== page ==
Biography: Daniel G. Anderson is the Samuel A. Goldblith professor of applied biology, associate professor, chemical engineering and Institute for Medical Engineering and Science, and member of the Koch Institute for Integrative Cancer Research at MIT. He received his PhD in molecular genetics from the University of California at Davis. At MIT, he pioneered the use of robotic methods for the development of smart biomaterials for drug delivery and medical devices. His work has led to the first methods rapid synthesis, formulation, analysis, and biological evaluation of large libraries of biomaterials for use in medical devices, cell therapy and drug delivery. In particular, the advanced drug delivery systems he has developed provide new methods for nanoparticulate drug delivery, non-viral gene therapy, siRNA delivery, and vaccines. His work has resulted in the publication of over 230 papers, patents and patent applications. These patents have led to a number of licenses to pharmaceutical, chemical and biotechnology companies, and a number of products that have been commercialized or are in clinical development.

 

Expert Panel Discussion  |   9:00-10:00 a.m.

Daniel G. Anderson, associate professor, Massachusetts Institute of Technology

Shawn Kelley, Medtronic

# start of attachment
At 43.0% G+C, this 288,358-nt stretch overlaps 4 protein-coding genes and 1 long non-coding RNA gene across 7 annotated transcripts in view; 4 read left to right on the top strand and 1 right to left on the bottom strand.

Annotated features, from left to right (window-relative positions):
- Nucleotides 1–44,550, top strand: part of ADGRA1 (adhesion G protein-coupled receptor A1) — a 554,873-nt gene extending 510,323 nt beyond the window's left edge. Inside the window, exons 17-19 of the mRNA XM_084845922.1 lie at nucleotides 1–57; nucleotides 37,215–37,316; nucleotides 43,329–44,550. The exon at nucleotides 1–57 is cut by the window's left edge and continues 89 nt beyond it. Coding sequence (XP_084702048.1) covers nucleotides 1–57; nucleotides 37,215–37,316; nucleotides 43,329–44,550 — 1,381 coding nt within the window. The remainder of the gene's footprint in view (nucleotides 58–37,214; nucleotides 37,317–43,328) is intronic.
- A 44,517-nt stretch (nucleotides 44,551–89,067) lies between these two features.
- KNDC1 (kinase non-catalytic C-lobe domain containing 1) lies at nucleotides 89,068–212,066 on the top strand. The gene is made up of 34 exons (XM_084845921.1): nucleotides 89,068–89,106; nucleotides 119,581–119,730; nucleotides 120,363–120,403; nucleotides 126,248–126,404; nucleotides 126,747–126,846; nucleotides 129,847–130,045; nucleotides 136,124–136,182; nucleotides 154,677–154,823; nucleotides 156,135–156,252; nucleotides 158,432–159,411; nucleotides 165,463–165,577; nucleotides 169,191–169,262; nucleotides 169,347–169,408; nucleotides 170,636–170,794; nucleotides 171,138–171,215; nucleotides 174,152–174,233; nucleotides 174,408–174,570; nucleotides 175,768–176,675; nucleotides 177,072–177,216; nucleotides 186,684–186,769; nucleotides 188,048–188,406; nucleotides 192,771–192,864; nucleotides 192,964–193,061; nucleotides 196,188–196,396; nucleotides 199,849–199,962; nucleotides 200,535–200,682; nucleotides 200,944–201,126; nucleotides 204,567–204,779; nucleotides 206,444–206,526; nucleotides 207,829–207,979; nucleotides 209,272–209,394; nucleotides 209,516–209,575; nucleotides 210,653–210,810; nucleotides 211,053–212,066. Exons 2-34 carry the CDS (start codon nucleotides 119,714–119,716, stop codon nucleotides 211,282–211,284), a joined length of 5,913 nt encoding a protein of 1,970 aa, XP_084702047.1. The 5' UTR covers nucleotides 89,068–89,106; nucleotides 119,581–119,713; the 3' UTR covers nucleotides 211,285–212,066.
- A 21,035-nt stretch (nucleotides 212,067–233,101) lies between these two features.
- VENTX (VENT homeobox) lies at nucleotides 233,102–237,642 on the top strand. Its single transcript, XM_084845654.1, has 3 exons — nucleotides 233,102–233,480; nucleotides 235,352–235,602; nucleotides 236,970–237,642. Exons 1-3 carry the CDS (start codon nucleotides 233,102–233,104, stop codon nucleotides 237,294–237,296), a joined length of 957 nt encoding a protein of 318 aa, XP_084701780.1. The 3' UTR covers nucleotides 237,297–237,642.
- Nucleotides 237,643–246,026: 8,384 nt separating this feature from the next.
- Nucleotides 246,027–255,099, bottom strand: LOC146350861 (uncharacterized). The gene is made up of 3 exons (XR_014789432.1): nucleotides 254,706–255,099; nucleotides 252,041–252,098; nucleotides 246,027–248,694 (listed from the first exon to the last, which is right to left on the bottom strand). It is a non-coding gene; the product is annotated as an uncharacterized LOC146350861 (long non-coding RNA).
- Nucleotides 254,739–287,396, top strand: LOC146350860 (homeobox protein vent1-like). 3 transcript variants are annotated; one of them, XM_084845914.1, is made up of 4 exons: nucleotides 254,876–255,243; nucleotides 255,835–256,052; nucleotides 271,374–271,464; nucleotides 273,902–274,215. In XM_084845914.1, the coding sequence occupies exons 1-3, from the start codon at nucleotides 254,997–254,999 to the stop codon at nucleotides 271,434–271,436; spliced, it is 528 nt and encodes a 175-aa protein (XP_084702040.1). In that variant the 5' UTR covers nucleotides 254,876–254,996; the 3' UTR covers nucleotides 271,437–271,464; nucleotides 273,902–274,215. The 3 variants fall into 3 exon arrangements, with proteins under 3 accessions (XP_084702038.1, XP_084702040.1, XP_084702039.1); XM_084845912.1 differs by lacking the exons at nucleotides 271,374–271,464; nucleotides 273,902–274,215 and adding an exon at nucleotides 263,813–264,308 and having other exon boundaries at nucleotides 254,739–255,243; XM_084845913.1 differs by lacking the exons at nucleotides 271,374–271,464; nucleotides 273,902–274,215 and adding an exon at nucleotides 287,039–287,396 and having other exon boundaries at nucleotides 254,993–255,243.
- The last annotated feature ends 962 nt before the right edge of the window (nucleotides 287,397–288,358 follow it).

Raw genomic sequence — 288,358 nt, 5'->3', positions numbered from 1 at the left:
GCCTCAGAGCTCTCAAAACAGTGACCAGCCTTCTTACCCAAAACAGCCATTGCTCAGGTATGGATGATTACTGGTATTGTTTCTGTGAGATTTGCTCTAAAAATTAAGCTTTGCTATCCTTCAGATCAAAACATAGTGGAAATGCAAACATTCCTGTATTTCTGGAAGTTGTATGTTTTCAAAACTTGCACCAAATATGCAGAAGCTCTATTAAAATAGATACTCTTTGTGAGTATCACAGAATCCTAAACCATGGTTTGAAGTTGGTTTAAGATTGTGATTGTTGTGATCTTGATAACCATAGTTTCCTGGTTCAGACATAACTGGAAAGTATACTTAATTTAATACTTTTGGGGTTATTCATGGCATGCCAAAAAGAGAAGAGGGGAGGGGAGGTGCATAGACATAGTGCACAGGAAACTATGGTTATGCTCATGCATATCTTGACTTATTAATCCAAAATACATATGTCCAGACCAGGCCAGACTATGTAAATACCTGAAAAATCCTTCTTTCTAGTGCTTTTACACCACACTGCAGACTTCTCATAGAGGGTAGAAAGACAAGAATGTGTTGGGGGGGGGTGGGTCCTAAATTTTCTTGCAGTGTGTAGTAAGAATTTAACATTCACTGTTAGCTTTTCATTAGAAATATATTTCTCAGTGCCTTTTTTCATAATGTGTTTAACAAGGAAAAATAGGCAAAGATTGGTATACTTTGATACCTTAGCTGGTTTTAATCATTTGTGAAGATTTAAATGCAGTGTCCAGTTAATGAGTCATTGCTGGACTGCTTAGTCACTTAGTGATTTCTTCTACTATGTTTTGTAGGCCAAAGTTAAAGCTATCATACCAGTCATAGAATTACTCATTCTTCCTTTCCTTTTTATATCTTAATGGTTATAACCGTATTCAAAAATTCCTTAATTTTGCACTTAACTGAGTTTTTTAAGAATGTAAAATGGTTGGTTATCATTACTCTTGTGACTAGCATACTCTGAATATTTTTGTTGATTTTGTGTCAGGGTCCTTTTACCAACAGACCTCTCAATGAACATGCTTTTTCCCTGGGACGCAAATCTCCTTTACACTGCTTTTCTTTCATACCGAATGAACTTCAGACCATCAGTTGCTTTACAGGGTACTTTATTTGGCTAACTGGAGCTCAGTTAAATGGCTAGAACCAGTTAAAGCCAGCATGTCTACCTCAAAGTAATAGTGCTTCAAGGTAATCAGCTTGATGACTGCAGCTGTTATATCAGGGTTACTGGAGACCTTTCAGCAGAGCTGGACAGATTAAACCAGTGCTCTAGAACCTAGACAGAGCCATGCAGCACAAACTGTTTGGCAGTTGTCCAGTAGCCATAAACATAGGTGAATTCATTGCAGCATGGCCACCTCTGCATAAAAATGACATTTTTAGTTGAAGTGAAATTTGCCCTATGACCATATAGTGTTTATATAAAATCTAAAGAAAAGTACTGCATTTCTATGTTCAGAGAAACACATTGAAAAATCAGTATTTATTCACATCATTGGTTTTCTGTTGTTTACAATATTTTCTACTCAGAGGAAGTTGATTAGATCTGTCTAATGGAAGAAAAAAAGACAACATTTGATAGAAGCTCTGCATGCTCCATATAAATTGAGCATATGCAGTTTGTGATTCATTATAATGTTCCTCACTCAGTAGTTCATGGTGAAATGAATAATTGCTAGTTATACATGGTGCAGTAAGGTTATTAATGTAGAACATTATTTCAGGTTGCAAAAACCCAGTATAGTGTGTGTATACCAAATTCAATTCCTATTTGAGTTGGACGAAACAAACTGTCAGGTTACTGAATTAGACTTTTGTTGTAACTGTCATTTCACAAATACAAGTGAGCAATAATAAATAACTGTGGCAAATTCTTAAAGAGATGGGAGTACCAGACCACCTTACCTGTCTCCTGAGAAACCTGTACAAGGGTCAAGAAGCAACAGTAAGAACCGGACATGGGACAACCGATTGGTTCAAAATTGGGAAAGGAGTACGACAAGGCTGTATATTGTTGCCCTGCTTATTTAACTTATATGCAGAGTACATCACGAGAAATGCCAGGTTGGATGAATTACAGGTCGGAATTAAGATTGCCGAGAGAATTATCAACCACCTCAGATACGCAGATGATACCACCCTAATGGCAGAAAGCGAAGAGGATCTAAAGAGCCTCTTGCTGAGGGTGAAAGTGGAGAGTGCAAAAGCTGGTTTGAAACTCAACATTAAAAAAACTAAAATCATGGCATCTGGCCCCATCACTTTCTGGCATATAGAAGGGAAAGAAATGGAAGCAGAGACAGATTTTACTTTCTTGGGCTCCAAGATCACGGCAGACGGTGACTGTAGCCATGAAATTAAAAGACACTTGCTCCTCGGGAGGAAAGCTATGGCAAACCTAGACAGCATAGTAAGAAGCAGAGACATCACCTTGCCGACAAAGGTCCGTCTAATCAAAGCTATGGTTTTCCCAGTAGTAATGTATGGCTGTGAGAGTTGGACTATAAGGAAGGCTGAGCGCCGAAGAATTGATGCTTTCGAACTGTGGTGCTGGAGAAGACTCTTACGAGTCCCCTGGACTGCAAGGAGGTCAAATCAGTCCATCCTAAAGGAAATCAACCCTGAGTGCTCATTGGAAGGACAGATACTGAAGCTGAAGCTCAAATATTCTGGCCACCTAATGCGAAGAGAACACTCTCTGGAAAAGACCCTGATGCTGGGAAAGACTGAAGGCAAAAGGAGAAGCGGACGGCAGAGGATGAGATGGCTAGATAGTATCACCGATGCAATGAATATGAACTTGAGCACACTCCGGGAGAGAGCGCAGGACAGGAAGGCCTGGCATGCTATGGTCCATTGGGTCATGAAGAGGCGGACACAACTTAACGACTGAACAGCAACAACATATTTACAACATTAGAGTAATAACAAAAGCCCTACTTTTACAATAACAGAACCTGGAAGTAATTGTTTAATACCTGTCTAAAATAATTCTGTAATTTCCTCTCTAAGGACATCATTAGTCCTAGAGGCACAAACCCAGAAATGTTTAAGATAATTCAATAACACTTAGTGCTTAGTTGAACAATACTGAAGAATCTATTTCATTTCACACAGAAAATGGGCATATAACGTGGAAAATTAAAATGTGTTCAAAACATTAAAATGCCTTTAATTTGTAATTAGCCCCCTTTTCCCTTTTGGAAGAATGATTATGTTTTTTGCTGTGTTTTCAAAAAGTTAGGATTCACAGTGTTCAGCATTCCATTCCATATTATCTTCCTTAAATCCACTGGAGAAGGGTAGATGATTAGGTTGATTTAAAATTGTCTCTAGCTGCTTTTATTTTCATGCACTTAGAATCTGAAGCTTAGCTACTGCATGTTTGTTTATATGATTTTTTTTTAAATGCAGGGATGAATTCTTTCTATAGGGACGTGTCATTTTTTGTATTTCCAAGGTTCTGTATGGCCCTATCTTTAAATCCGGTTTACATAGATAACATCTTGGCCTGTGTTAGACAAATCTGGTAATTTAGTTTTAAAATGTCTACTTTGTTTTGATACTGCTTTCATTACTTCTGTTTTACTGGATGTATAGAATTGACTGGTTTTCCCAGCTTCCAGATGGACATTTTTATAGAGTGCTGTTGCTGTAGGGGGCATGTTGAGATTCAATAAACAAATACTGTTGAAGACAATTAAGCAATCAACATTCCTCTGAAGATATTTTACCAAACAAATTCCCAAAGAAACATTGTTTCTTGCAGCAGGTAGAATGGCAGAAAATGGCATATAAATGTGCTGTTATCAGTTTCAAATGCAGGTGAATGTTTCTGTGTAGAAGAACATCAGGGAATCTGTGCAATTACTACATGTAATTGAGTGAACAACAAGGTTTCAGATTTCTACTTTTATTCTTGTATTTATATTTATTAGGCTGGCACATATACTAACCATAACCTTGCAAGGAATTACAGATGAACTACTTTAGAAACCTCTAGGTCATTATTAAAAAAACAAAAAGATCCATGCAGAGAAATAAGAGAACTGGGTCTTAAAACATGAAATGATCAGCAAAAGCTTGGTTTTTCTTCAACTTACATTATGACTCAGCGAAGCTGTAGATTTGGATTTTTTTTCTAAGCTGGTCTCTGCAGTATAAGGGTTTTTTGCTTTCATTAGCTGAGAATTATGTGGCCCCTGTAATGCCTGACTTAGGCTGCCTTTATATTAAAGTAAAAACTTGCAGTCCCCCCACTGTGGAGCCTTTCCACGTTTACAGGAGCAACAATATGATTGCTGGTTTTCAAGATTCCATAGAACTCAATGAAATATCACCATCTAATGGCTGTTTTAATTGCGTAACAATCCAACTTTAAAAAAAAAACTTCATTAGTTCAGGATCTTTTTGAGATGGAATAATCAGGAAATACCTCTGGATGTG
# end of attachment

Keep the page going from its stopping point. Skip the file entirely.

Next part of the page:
Roger Narayan, University of North Carolina, Chapel Hill

 

Saturday July 30  |  1:30-3:30 p.m.

 

THEME: The Role of Materials Science on Vascular and Cardiac Therapy

 

Plenary Speaker  |  1:30-2:30 p.m.

Wu, Ming H.Ming H. Wu, vice president of engineering, Edwards Lifesciences Corporation

 

Title: Transcatheter heart valve biomaterials

 

Abstract: Aortic stenosis is a life-threatening disease. The mortality rate for symptomatic patients with severe aortic stenosis can be as high as 50% in one year. Open-heart aortic valve replacement with extracorporeal cardiopulmonary circulation support has long been a gold standard for treating patients suffering from aortic valve stenosis and regurgitation. In the past decade, transcatheter aortic valve implantation (TAVI) has emerged as a less invasive technology for treating patients with severe aortic stenosis. Clinical evidences from the randomized controlled PARTNER trial demonstrated the benefit of TAVI as a life-saving technology for inoperable patients (cohort B). Based on the cohort A clinical outcome, TAVI is also an attractive alternative to surgery in patients with a high operative risk. With recent improved device designs towards smaller profiles, ease of use and additional features to minimize paravalvular leak, newer generation devices are now in clinical studies for considerations for treating intermediate and low surgical risk patients. Both self-expanding and balloon expandable designs are currently approved for clinical uses. Although the biomaterials used in both designs have good histories in surgical heart valves and vascular stents, specific challenges unique to the transcatheter heart valve design as well as opportunities in novel biomaterial solutions and improvements for future generation device designs will be reviewed and discussed